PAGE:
Renowned Bloomberg reporter Mark Gurman, known for his coverage of Apple, recently stated that the upcoming WWDC 2023 could see the introduction of iOS 17 features that might overshadow the event itself. According to Gurman, Apple may be forced to implement sideloading capabilities on the iPhone due to European Union regulations.
Sideloading allows users and developers to install apps from sources other than the official App Store, which Apple has been reluctant to enable for security reasons. With an additional layer of scrutiny through Apple’s review process, the company has maintained control over app distribution. However, developers are required to pay Apple a commission of up to 30%, which the EU considers anti-competitive.
The EU’s Digital Markets Act (DMA) is set to take effect in the coming months, aiming to prevent large corporations from abusing their market power and allowing new entrants to foster increased competition within the European digital market. The DMA establishes a list of obligations for designated gatekeepers and enforces compliance through sanctions, including fines of up to 10% of global revenue.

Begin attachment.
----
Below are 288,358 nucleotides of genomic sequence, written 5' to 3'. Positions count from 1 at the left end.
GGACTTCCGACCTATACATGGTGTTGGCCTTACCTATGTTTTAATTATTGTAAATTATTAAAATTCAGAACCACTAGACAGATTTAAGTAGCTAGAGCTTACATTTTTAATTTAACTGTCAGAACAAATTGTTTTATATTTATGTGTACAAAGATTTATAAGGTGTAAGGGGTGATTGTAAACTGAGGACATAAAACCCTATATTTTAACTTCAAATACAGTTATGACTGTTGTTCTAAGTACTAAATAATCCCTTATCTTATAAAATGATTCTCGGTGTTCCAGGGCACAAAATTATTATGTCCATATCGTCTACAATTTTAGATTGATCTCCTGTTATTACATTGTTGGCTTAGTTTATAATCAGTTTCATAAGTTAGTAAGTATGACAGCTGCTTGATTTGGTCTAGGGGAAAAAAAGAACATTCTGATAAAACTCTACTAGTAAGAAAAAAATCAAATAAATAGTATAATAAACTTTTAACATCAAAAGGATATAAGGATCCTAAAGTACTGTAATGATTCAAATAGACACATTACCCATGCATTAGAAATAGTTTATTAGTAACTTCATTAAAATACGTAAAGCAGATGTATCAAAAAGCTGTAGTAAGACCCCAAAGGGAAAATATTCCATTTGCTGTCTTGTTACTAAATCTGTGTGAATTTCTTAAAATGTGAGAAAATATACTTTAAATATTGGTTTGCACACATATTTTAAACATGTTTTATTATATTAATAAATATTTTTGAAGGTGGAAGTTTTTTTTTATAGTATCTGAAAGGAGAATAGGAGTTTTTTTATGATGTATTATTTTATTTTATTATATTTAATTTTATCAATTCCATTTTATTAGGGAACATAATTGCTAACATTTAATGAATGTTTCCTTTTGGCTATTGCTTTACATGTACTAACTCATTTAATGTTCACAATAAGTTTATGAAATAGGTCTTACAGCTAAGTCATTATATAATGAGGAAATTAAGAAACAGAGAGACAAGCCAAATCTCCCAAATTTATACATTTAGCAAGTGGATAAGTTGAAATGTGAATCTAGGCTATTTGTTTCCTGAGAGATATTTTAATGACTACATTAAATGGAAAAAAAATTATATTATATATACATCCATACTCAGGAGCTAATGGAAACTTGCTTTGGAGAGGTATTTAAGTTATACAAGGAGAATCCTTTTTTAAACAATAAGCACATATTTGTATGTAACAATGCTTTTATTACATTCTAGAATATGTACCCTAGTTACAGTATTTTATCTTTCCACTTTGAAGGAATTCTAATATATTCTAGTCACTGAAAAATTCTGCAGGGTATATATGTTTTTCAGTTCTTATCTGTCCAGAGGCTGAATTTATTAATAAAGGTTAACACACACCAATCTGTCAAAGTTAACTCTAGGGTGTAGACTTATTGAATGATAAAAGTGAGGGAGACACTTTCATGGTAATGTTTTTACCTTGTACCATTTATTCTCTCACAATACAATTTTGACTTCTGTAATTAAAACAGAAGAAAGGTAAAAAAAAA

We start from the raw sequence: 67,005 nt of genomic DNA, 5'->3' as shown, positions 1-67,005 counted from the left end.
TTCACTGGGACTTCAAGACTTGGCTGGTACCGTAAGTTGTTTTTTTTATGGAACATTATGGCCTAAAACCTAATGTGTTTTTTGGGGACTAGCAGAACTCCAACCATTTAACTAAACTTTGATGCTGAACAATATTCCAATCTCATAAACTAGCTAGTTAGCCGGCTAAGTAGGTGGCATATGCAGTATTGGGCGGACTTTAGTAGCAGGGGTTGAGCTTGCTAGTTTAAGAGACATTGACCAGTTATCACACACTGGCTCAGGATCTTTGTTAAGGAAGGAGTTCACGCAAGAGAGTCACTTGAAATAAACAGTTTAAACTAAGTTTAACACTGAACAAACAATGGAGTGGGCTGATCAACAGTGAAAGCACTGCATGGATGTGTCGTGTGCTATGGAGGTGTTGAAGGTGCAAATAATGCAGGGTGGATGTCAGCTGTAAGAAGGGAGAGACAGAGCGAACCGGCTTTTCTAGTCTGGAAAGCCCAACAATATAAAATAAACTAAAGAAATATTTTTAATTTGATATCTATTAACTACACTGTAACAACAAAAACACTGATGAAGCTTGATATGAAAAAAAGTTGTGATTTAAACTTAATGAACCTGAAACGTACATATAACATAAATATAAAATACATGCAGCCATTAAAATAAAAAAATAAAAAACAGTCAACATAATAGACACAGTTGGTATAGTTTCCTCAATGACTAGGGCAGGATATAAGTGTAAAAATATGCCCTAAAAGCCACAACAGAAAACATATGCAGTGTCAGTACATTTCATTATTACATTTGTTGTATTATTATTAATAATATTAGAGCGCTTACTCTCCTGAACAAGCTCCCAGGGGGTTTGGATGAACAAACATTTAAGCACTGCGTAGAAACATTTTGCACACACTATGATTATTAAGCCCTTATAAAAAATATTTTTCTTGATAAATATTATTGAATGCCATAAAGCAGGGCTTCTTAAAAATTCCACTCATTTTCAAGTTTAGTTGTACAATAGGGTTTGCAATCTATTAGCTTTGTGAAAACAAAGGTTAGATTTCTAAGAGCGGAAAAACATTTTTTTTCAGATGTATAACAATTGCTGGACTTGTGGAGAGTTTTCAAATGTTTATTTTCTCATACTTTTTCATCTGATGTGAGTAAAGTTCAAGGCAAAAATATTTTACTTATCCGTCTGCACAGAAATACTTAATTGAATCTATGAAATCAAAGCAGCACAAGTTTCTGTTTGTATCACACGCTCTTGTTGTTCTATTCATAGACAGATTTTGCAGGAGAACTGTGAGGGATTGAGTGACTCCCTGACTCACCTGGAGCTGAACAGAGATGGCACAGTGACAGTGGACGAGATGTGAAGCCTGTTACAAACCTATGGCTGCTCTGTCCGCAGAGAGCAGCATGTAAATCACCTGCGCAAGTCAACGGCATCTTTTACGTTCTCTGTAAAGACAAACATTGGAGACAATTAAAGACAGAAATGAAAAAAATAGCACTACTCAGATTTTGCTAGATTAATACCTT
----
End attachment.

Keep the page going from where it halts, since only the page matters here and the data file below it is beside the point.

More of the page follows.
Facing the inevitable – as was the case with the transition to USB-C – Apple is expected to support sideloading on iPhones, with the changes likely visible in iOS 17, as the DMA will be in effect by 2024.
Developers could potentially opt for alternative app stores to reduce commission fees, which could, in theory, lower costs for consumers. However, it remains to be seen whether large developers will be willing to pass these savings on to users.
As for security concerns, the existence of alternative app stores with potentially lax review processes or those that prioritize paid promotion could negatively impact iPhone security. Currently, many non-compliant apps are distributed via TestFlight or enterprise signing, which could be further exacerbated by the introduction of alternative app stores.